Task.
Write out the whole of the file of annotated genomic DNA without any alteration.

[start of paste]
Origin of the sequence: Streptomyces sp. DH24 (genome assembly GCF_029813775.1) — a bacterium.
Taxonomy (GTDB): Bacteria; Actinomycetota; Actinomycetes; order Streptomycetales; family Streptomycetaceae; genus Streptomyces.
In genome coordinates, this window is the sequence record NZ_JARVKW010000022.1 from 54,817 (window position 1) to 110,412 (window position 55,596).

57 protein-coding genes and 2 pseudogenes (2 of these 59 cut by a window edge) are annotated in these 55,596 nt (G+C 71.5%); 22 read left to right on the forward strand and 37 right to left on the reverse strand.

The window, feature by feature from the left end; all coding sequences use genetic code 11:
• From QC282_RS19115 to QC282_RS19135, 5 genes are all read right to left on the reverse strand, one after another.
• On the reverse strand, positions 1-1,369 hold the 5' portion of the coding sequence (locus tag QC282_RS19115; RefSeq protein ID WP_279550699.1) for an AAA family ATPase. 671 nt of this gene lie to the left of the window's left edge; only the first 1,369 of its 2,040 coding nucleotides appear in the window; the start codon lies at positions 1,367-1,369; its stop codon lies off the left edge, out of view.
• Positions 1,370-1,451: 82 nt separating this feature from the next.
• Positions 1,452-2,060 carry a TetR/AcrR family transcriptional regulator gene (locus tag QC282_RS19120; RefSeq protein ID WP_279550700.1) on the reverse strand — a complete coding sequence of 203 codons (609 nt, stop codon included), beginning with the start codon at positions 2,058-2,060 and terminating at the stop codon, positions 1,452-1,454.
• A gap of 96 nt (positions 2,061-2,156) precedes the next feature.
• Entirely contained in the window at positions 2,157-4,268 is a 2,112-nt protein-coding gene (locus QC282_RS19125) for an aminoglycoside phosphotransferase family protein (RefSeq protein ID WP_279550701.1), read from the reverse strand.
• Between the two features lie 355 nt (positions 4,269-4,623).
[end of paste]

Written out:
Origin of the sequence: Streptomyces sp. DH24 (genome assembly GCF_029813775.1) — a bacterium.
Taxonomy (GTDB): Bacteria; Actinomycetota; Actinomycetes; order Streptomycetales; family Streptomycetaceae; genus Streptomyces.
In genome coordinates, this window is the sequence record NZ_JARVKW010000022.1 from 54,817 (window position 1) to 110,412 (window position 55,596).

57 protein-coding genes and 2 pseudogenes (2 of these 59 cut by a window edge) are annotated in these 55,596 nt (G+C 71.5%); 22 read left to right on the forward strand and 37 right to left on the reverse strand.

The window, feature by feature from the left end; all coding sequences use genetic code 11:
• From QC282_RS19115 to QC282_RS19135, 5 genes are all read right to left on the reverse strand, one after another.
• On the reverse strand, positions 1-1,369 hold the 5' portion of the coding sequence (locus tag QC282_RS19115; RefSeq protein ID WP_279550699.1) for an AAA family ATPase. 671 nt of this gene lie to the left of the window's left edge; only the first 1,369 of its 2,040 coding nucleotides appear in the window; the start codon lies at positions 1,367-1,369; its stop codon lies off the left edge, out of view.
• Positions 1,370-1,451: 82 nt separating this feature from the next.
• Positions 1,452-2,060 carry a TetR/AcrR family transcriptional regulator gene (locus tag QC282_RS19120; RefSeq protein ID WP_279550700.1) on the reverse strand — a complete coding sequence of 203 codons (609 nt, stop codon included), beginning with the start codon at positions 2,058-2,060 and terminating at the stop codon, positions 1,452-1,454.
• A gap of 96 nt (positions 2,061-2,156) precedes the next feature.
• Entirely contained in the window at positions 2,157-4,268 is a 2,112-nt protein-coding gene (locus QC282_RS19125) for an aminoglycoside phosphotransferase family protein (RefSeq protein ID WP_279550701.1), read from the reverse strand.
• Between the two features lie 355 nt (positions 4,269-4,623).